Defined by its distinct performance style, stage practices, and regional- and dialect-based identities, Cantonese opera originated as a traditional art form performed by itinerant companies in temple courtyards and rural market fairs.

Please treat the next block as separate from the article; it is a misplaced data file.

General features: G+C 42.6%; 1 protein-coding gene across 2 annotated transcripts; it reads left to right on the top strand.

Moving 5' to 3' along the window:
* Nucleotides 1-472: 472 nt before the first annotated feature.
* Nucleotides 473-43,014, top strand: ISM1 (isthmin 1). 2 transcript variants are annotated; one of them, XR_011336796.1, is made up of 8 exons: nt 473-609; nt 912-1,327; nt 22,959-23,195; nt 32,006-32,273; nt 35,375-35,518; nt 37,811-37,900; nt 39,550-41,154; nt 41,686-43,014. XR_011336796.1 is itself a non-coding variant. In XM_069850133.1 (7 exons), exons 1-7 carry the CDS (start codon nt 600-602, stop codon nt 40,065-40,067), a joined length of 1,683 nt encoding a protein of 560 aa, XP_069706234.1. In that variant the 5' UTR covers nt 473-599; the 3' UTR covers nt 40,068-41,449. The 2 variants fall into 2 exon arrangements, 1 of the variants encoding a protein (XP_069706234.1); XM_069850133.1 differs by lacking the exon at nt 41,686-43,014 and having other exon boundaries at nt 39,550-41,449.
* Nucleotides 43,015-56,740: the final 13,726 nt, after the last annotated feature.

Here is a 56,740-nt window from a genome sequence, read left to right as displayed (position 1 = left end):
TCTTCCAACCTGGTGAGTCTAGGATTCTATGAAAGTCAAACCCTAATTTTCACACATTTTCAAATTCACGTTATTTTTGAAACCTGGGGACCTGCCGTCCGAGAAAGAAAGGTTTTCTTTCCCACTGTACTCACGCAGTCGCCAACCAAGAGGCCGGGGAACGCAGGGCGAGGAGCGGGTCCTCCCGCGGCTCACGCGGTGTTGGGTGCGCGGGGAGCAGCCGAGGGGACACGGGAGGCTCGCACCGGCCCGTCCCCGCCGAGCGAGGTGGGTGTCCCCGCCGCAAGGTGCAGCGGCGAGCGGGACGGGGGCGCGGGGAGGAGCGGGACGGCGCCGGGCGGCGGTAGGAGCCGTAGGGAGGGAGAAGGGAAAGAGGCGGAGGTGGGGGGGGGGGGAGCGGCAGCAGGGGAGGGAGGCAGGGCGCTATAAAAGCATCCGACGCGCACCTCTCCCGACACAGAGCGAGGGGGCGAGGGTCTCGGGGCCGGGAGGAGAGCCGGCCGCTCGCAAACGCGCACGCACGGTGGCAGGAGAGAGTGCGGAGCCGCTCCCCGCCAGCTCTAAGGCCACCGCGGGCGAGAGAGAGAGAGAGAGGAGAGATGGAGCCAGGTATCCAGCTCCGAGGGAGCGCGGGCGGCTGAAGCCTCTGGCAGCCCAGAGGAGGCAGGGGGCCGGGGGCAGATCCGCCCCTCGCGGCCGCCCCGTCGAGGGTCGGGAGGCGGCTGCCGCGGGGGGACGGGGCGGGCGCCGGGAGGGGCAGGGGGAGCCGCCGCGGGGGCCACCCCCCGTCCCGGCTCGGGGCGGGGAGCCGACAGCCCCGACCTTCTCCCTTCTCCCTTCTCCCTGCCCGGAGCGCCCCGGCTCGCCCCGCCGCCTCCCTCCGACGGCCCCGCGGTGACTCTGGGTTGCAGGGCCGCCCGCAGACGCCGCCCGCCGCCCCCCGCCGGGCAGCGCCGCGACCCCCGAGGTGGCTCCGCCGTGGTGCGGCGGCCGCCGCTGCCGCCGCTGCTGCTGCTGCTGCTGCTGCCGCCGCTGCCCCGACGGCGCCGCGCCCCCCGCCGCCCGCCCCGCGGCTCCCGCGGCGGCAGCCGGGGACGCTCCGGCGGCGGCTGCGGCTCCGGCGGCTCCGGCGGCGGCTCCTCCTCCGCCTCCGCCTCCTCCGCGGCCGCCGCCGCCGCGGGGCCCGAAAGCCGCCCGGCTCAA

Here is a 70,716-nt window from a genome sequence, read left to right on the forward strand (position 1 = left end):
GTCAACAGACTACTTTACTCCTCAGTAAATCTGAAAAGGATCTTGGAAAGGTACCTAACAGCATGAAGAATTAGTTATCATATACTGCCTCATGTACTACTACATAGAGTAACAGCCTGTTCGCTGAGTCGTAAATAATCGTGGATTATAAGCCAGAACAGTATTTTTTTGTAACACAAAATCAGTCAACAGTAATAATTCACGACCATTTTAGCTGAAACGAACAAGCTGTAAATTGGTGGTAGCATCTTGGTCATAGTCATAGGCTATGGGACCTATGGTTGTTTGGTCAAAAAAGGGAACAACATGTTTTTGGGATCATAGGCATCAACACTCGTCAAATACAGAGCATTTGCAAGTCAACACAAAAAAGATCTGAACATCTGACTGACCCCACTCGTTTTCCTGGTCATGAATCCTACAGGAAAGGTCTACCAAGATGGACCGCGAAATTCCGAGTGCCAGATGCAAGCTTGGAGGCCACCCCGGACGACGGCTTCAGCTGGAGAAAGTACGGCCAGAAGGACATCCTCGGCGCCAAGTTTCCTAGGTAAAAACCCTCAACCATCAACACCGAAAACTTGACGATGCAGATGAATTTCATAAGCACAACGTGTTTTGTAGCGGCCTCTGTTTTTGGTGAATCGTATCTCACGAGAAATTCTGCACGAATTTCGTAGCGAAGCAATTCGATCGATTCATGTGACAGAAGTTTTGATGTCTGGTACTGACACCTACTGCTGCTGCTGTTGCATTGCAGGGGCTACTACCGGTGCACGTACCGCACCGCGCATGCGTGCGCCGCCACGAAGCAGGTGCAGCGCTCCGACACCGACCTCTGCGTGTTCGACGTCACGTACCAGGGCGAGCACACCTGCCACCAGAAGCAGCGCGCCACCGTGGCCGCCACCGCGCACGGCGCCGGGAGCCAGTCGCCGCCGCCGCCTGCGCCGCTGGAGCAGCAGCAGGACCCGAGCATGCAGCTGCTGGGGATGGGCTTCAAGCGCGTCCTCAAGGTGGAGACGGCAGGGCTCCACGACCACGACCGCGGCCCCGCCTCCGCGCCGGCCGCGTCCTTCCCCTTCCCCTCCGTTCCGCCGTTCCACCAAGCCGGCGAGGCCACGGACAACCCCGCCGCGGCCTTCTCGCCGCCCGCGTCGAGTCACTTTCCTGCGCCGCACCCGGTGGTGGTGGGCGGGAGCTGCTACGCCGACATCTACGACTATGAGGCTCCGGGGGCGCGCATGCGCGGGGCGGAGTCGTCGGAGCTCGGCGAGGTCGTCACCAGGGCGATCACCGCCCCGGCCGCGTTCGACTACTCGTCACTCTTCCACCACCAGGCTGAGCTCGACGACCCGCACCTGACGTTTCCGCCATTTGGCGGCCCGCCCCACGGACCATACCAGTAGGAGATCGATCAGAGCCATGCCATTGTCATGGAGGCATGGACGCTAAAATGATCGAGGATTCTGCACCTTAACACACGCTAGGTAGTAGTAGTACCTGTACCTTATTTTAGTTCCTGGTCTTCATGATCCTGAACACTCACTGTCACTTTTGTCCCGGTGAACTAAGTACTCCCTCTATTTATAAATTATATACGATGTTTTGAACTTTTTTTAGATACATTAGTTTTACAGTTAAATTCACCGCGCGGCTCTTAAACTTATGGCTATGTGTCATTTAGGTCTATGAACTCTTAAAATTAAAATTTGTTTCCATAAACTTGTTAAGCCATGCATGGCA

In the early 1900s, however, Cantonese opera began to capture mass audiences in the commercial theaters of Hong Kong and Guangzhou--a transformation that changed it forever. Wing Chung Ng charts Cantonese opera's confrontations with state power, nationalist discourses, and its challenge to the ascendancy of Peking opera as the country's preeminent "national theatre." Mining vivid oral histories and heretofore untapped archival sources, Ng relates how Cantonese opera evolved from a fundamentally rural tradition into urbanized entertainment distinguished by a reliance on capitalization and celebrity performers. He also expands his analysis to the transnational level, showing how waves of Chinese emigration to Southeast Asia and North America further re-shaped Cantonese opera into a vibrant part of the ethnic Chinese social life and cultural landscape in the many corners of a sprawling diaspora.